Upon hearing the innkeeper tell another customer to "watch over the place" until he returned from a trip, the diner said, "they'll let anyone work here; this place is nothing but a Monkey Farm."

Liv's Shack is a real treat for seasonal seafood lovers. Set in the Harbor One Marina on Bridge Street, this beloved summer spot offers up the freshest of fish in the dreamiest of settings. Enjoy your tasty meal on a picnic table overlooking the water.

This small "shack" began as a weekend stand operating at the Durham Fair and Connecticut Farmer's Market. Their food was so divine, they were asked to open a restaurant, so they did.

12. Get Creative at the Lyme Art Association

A classic arched entrance welcomes visitors to the Lyme Art Association
A classic arched entrance welcomes visitors to the Lyme Art Association | Photo Copyright: Shandley McMurray

A vibrant gallery lies next door to the Florence Griswold Museum, inviting visitors to marvel at its impressive works. Inside its walls, you'll find creations made by artists of all talents–from full-on beginners to experienced professionals.

Incorporated in 1914, the Lyme Art Association has been exhibiting the works of its members since 1902, when Lyme Impressionist paintings were put on display each summer. These shows were held in the Phoebe Griffin Noyes Library until the current gallery space opened in 1921.

Today, the building hosts seven annual exhibitions and displays close to 1,500 works every year. Looking to up your artistic talents? Book a class or workshop. You can learn everything from beginner oil painting techniques to portrait drawing to figure painting.

Address: 90 Lyme Street, Old Lyme, Connecticut

Official site: https://lymeartassociation.org/

13. Cruise to the Lynde Point Lighthouse

Lynde Point Lighthouse
Lynde Point Lighthouse

Built in 1803, this beacon has guided ships through the mouth of the Connecticut River into the Long Island Sound for centuries. The original building, which towered 35 feet above the harbor entrance, was replaced in 1838 by the 65-foot, octagonal brownstone tower seen today.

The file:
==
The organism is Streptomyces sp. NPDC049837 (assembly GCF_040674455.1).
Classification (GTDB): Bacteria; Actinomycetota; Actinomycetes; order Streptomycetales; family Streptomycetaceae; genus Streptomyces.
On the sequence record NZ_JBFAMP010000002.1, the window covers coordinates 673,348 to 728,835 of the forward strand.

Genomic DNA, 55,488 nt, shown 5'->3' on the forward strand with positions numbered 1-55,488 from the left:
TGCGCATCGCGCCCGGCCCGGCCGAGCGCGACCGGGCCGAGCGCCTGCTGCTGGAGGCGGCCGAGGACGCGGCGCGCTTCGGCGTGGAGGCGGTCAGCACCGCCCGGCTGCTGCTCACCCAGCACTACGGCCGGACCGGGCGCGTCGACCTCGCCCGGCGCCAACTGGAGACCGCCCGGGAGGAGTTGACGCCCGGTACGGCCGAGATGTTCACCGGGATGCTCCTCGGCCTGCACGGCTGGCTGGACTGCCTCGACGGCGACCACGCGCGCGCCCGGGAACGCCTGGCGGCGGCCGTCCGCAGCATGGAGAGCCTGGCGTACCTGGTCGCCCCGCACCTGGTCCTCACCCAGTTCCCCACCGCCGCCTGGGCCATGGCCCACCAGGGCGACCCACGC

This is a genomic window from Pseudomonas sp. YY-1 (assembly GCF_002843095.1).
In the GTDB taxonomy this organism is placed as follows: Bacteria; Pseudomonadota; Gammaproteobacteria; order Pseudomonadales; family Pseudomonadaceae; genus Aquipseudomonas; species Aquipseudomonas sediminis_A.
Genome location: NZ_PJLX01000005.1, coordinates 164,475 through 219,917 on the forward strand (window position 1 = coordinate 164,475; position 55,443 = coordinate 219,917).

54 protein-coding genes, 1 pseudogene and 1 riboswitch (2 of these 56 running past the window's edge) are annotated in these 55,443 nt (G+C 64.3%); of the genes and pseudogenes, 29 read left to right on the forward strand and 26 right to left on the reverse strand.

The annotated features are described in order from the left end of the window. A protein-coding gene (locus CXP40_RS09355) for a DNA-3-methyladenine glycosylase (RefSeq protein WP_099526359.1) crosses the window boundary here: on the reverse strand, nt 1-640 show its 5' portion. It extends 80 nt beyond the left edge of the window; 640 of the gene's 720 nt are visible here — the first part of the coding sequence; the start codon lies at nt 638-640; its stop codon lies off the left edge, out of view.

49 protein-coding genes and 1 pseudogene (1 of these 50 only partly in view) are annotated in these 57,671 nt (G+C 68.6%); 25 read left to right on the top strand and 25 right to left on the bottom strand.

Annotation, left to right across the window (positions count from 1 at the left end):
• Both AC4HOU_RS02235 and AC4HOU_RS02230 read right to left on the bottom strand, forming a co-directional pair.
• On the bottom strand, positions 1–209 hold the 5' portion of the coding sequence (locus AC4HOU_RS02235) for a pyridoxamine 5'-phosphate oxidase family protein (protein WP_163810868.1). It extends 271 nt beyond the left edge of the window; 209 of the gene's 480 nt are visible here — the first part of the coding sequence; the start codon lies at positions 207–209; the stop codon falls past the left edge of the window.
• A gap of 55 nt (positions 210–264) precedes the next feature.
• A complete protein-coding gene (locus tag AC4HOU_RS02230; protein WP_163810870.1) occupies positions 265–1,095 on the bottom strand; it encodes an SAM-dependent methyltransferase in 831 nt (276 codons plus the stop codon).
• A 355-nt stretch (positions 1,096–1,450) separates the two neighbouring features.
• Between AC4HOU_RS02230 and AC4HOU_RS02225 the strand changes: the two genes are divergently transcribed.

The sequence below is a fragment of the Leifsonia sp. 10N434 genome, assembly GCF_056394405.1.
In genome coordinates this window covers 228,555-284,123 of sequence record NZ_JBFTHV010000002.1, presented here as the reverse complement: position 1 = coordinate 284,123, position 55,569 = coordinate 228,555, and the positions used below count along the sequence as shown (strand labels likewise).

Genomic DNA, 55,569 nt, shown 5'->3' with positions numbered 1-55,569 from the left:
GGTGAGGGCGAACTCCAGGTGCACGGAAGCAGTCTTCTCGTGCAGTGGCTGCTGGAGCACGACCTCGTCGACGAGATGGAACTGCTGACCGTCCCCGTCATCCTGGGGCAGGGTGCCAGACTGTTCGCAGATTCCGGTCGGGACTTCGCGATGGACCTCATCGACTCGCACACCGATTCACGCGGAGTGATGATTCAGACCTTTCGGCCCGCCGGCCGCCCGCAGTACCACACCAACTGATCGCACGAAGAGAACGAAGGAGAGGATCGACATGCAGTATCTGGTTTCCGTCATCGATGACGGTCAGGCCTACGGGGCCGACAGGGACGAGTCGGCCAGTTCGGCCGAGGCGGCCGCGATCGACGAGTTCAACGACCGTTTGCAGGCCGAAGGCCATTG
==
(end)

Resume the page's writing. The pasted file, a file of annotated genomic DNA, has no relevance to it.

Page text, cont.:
The best (and basically only) way to see the Lynde Point Lighthouse is by boat, so rent a kayak or book a cruise for an optimal view. Getting there by car is virtually impossible, as the light is situated on private property in Fenwick.

The Lynde Point Lighthouse lies at the end of a secluded road in an exclusive community that once was home to Katharine Hepburn. Cars are allowed to drive through the winding neighborhood, which includes a golf course, but there's no access to the light, or any place to park.

Address: 102B Sequassen Avenue, Old Saybrook, Connecticut

14. Visit St. John Catholic Church

Bright red doors adorn the welcoming entrance to St. John Church
Bright red doors adorn the welcoming entrance to St. John Church | Photo Copyright: Shandley McMurray

Built in the early 20th century, St. John Catholic Church is a tranquil spot to collect your thoughts and unwind. Highlighted by three red, domed doors, as well as a large and intricate stained-glass window, this pretty building adds an extra level of charm to Main Street.

Whether you choose to attend a weekly mass (Monday, Wednesday, and Thursday mornings at 7:15) or a weekend service, you will always be welcome at St. John Catholic Church. For locals, they offer confessions by appointment.

Those hoping to poke their heads in the door to admire the gorgeous wooden pews and elaborate arches and sculptures within won't be disappointed.

Address: 161 Main Street, Old Saybrook, Connecticut

Official site: https://www.saintpioct.org/

15. Clark Community Park

Known locally as Town Park, Clark Community Park is a treasure for nature lovers looking for a quiet escape. Boasting 180 acres and the pretty Crystal Lake, it's easy to find peace during a visit to this natural attraction.

Wander the numerous trails (or ski along them during winter), fish in the lake (but no swimming is permitted), or let the kids loose in the playground while you enjoy a well-deserved breath of fresh air. A basketball court and playing fields are also on-site if you're looking to be a bit more active.

Designated picnic areas make it easy to enjoy a meal while you're out, which you'll deserve after a morning spent hiking along the red, blue, or yellow trails.

Have a fluffy friend you'd like to bring along? Clark Community Park is dog-friendly, which means they're allowed to enjoy a stroll on leash throughout the park.

Address: 170 School House Road, Old Saybrook, Connecticut